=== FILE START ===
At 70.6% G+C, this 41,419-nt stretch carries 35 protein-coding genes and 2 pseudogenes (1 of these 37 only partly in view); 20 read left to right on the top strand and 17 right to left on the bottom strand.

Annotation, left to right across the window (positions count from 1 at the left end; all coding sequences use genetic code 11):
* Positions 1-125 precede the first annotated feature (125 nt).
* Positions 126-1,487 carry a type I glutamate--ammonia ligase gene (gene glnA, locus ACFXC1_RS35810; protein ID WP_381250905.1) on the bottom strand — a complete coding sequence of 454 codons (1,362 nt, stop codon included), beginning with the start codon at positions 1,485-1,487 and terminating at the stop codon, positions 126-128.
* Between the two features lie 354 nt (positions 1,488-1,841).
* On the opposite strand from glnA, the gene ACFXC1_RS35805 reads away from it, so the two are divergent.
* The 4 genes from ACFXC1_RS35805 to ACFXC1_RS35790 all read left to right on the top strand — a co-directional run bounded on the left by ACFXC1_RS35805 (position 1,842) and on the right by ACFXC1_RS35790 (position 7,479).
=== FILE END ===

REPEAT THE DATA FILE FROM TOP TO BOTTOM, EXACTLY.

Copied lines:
At 70.6% G+C, this 41,419-nt stretch carries 35 protein-coding genes and 2 pseudogenes (1 of these 37 only partly in view); 20 read left to right on the top strand and 17 right to left on the bottom strand.

Annotation, left to right across the window (positions count from 1 at the left end; all coding sequences use genetic code 11):
* Positions 1-125 precede the first annotated feature (125 nt).
* Positions 126-1,487 carry a type I glutamate--ammonia ligase gene (gene glnA, locus ACFXC1_RS35810; protein ID WP_381250905.1) on the bottom strand — a complete coding sequence of 454 codons (1,362 nt, stop codon included), beginning with the start codon at positions 1,485-1,487 and terminating at the stop codon, positions 126-128.
* Between the two features lie 354 nt (positions 1,488-1,841).
* On the opposite strand from glnA, the gene ACFXC1_RS35805 reads away from it, so the two are divergent.
* The 4 genes from ACFXC1_RS35805 to ACFXC1_RS35790 all read left to right on the top strand — a co-directional run bounded on the left by ACFXC1_RS35805 (position 1,842) and on the right by ACFXC1_RS35790 (position 7,479).